New Guidelines Recommend Conservative Care for Urinary Incontinence

    Pelvic Floor Physio consultation

    I attended a live interview with Dr. Sinead Dufour, Pelvic Floor Physiotherapist and co-author of the April 2020 Society of Obstetricians and Gynecologists of Canada (SOGC) updated guidelines for the treatment of urinary incontinence in women. She was accompanied by Dr. Carolyn Best, a Urogynecologist. These new guidelines are ground breaking because they emphasize conservative care, as opposed to non-conservative and more invasive interventions such as testing, surgery and medications. The guidelines address the treatment of the three most common types of incontinence: stress incontinence (leaking urine with exertion, sneezing or coughing), urge incontinence (leakage occurs with the urgent need to urinate), and mixed incontinence (a combination of stress and urge incontinence). 

    Dr. Dufour discussed the good evidence for conservative measures such as lifestyle modifications, which can include weight loss and dietary changes. Obesity, gut inflammation, constipation and caffeine intake can contribute to incontinence. Other interventions such as bladder training and pessaries (a soft, removable device designed for temporary use that is placed in the vagina to support the bladder and urethra) are also effective. The guidelines recommend that these measures are tried and exhausted before non-conservative treatment is considered.

    The guidelines detail a comprehensive history and physical examination as a necessary first step in treatment. This serves to identify possible medical causes for incontinence that need to be addressed, or more complicated cases that warrant a different approach and/or specialized testing.

    An important element of the new guidelines is the acknowledgement of the pelvic floor physiotherapist’s role. Pelvic floor physiotherapists can assess the functioning of the pelvic floor and tailor a pelvic floor muscle training (PFMT) program to a woman’s needs; be it for increased strength, endurance, power and/or relaxation. Research has shown that individualized and supervised PFMT is most effective, as opposed to generic, self-directed PFMT. The guidelines acknowledge that access to specialized pelvic floor physiotherapy is limited, and knowledge about PFMT needs to be improved among other health providers such as physicians, nurses, midwives, and physiotherapists. The guidelines explicitly state that “providing the patient with verbal instruction and written handouts does not constitute evidence-based PFMT” (p.510). In her teaching role at McMaster University, Dr. Dufour teaches family physicians how to assess pelvic floor strength. This knowledge alone helps health care providers identify whether there is too much tension or weakness in the pelvic floor which would indicate a referral for pelvic floor physiotherapy and PFMT.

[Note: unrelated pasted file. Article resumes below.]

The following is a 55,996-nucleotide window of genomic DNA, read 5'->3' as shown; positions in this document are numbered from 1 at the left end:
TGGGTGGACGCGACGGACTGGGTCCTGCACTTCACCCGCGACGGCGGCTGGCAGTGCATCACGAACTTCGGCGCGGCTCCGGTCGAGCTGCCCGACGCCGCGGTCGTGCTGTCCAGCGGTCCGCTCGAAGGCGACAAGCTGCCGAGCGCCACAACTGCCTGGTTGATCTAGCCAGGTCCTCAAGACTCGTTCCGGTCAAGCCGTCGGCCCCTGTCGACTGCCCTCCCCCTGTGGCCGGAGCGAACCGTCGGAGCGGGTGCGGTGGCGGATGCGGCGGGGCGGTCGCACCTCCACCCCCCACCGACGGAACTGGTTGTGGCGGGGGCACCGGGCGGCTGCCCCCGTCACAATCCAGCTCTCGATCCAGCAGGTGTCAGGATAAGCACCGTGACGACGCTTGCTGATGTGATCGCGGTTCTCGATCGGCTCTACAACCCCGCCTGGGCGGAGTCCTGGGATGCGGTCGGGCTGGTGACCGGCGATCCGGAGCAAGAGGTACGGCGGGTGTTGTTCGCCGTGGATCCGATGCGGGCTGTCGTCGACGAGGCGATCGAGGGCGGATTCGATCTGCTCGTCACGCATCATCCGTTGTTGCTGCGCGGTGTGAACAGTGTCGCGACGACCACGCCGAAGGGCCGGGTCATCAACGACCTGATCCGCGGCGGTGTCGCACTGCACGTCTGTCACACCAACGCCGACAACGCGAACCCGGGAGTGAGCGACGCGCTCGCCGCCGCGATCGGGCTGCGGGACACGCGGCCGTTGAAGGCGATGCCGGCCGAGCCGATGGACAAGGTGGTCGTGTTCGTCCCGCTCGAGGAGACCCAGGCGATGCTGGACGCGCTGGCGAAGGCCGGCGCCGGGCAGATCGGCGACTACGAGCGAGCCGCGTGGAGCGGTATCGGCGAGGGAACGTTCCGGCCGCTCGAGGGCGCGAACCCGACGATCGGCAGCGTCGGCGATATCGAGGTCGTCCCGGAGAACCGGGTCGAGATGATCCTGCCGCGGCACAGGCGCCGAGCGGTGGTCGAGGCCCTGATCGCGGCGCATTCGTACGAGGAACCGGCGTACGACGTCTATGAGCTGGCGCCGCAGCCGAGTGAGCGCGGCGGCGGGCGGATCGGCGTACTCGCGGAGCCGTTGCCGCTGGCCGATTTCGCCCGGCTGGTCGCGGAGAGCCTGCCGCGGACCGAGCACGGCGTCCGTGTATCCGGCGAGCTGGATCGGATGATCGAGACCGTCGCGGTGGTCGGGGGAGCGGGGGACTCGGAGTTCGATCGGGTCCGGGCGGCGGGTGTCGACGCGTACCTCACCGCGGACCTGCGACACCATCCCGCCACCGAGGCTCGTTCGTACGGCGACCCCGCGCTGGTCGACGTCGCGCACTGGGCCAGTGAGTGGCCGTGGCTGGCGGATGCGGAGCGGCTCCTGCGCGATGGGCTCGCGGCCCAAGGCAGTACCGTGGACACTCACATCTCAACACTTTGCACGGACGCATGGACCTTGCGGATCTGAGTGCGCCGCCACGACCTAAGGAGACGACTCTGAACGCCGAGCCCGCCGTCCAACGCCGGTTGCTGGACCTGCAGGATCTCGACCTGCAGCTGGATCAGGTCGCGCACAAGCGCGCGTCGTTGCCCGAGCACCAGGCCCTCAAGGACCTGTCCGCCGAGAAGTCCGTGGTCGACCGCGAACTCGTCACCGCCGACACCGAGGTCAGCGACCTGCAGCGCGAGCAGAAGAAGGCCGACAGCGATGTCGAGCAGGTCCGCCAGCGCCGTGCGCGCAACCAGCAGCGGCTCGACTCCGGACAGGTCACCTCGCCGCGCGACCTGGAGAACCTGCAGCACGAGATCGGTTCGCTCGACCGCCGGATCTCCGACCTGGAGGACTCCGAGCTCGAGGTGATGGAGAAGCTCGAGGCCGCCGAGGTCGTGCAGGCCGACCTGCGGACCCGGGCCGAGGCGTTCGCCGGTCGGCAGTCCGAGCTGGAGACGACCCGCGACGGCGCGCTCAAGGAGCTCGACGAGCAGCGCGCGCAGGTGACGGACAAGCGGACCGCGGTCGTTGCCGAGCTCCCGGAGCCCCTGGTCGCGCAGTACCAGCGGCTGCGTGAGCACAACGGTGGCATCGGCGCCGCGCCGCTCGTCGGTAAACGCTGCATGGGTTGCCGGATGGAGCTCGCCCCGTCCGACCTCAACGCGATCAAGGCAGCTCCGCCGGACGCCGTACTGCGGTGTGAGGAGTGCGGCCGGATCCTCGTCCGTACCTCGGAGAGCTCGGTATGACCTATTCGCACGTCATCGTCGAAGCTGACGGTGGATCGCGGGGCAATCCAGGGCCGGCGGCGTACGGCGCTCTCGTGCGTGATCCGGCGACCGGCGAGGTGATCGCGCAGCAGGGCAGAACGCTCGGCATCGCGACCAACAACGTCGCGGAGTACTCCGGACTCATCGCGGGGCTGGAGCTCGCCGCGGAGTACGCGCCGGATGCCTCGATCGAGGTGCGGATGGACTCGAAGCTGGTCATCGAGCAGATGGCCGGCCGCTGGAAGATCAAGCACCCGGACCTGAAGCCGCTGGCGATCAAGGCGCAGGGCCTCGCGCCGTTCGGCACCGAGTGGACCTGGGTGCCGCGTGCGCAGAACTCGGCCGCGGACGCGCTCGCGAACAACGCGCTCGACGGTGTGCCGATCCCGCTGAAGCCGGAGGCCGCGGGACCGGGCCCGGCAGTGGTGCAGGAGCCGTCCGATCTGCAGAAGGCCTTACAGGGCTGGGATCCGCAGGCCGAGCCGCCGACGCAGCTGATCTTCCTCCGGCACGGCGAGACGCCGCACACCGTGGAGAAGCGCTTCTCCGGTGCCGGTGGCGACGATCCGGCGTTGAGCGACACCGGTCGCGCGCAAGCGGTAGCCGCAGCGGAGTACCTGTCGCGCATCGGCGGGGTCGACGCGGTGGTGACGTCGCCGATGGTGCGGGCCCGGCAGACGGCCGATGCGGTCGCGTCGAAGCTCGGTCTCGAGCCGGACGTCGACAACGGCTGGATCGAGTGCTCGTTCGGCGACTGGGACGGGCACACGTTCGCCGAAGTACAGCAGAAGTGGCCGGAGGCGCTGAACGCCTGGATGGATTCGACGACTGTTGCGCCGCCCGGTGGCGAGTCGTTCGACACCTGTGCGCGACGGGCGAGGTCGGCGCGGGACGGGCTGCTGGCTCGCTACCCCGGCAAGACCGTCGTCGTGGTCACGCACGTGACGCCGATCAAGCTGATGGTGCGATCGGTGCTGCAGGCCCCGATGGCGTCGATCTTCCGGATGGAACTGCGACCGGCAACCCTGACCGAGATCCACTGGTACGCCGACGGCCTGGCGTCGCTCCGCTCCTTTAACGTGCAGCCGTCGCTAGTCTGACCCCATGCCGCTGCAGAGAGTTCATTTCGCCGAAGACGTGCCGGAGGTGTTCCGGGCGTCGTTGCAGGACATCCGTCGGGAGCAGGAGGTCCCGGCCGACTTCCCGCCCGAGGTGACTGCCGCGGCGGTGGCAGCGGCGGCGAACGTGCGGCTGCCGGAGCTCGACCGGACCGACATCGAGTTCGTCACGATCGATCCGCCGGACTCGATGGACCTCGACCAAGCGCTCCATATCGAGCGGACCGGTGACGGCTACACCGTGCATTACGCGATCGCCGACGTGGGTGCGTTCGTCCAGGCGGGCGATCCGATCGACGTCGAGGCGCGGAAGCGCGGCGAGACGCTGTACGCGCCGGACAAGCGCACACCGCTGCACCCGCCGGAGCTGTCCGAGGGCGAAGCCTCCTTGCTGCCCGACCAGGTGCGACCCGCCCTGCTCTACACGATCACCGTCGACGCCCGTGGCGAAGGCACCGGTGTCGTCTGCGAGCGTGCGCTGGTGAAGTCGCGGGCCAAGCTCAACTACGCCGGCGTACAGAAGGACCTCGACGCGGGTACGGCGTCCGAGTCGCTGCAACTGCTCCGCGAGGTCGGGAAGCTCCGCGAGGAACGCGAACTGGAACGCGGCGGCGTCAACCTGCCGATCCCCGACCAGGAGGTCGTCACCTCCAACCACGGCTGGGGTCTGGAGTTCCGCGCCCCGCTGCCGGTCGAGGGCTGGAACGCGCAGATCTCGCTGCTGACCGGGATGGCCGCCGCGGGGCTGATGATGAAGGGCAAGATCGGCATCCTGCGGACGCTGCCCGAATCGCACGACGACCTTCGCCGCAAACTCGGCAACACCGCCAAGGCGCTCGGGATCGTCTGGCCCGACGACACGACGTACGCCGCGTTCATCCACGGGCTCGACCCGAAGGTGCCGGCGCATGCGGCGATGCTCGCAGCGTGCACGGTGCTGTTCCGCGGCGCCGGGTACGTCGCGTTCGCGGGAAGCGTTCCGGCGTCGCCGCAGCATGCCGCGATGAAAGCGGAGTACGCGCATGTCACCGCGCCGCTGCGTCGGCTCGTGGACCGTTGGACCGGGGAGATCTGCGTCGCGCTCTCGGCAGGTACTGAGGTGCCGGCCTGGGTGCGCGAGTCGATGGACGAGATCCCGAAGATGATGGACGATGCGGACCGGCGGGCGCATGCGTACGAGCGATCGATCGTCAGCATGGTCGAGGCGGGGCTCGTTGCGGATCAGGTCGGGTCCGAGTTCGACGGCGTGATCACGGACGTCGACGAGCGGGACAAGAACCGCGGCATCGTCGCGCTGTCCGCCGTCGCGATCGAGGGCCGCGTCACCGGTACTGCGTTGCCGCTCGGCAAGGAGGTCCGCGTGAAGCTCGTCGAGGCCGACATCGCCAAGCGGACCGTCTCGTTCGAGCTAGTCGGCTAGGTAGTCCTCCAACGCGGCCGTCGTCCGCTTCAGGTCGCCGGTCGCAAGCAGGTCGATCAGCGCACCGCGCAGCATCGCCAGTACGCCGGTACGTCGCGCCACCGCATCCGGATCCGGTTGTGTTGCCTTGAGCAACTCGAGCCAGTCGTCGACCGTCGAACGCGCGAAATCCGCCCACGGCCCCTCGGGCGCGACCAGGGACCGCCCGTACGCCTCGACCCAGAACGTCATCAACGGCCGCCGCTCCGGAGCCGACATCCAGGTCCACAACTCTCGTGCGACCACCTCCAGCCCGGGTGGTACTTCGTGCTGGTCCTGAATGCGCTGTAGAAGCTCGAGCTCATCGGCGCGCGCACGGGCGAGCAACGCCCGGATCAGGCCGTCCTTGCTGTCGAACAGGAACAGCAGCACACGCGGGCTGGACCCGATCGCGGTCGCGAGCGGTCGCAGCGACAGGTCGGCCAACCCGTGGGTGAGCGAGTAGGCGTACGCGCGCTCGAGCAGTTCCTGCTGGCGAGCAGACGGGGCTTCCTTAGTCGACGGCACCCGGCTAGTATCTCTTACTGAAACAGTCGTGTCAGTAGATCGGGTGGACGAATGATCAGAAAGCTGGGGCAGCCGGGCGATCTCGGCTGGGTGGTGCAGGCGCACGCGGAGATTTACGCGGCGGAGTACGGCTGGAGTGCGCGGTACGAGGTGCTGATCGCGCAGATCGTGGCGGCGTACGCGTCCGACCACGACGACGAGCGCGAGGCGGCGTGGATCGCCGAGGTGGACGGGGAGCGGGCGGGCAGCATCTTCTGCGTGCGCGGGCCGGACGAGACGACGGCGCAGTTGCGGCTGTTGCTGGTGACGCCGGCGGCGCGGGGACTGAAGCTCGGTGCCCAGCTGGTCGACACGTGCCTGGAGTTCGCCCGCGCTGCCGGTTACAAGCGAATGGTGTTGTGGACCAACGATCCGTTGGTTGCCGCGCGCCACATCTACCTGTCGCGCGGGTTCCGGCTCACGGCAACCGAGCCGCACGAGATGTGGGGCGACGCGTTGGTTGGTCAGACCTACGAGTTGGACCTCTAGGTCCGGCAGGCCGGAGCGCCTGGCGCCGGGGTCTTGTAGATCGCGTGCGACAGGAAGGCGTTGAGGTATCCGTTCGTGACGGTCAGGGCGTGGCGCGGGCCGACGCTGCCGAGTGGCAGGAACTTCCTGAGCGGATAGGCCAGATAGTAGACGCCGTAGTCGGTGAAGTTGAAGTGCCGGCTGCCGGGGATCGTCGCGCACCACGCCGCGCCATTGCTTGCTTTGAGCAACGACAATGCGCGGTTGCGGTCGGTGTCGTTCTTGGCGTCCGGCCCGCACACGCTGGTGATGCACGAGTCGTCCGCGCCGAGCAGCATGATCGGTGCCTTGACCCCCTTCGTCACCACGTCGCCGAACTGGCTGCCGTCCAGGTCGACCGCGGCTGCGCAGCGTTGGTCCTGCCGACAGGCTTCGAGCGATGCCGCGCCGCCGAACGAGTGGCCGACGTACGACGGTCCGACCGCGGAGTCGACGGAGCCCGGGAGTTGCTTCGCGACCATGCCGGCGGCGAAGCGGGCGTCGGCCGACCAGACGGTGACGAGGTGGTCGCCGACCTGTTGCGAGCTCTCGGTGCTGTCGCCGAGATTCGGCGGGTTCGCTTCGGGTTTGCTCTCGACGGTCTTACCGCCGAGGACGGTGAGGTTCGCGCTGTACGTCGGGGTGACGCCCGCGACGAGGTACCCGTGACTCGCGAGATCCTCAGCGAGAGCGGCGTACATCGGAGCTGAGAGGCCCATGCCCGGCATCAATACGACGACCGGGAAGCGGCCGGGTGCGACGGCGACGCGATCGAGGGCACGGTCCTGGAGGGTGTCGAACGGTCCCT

Dr. Best explained that some women wait 1.5 years to see her after a referral is made. She sends a letter to the referring family physician recommending the patient be referred to a pelvic floor physiotherapist. This has been an effective way to reduce her waiting list because some of the women are successfully treated and never need to see her.

    If something is not right with your pelvic floor, please see your physician to determine other possible causes for your symptoms. If the problem is muscular, or your physician is not sure, you can request a referral to a pelvic floor physiotherapist. (You can self-refer, but a physician’s referral will be required for private insurance). If you wish to self-refer, or your physician does not have a preferred provider, the Ontario College of Physiotherapists has a list of members and you can search by area of practice, giving you the option of choosing a physiotherapist by location, language, years of experience or other factors.

    After years of suffering with a pelvic floor issue, I learned about pelvic floor physiotherapy in a Yoga for Pelvic Health course. I asked my family physician for a referral to the pelvic floor PT of my choice, and the rest is history! Now I use yoga to maintain the improvements in my pelvic floor functioning and help other women do the same.

    I’m glad to see the new guidelines moving away from invasive therapy. Women need to be empowered with knowledge about their pelvic floor. It’s better for them and the health care system also benefits. Canada has a long way to go to catch up to countries like the U.K., France and Australia which provide pelvic floor physiotherapy to women pre and post-partum. The National Health Service (NHS) in the U.K. won’t cover bladder surgery until a pelvic floor physiotherapy assessment has been done. My hope is that governments will heed the evidence presented in these guidelines and provide OHIP coverage for pelvic floor physiotherapy.


    Dufour, Sinéad, Maria Wu. “Conservative Care of Urinary Incontinence in Women”, Journal of Obstetrics and Gynaecology of Ontario. Vol. 42, Issue 4, 2020, pp. 510-522. Accessed June 26 2020.

    Dufour, Sinéad and Carolyn Best. “New Guidelines for Urinary Incontinence”, Pelvic Health Professionals Guest Speakers, 27 May 2020.

    Vandyken, Carolyn. “Biopsychosocial Model and Persistent Pain”, Pelvic Health Professionals Guest Speaker, 12 Dec 2019.

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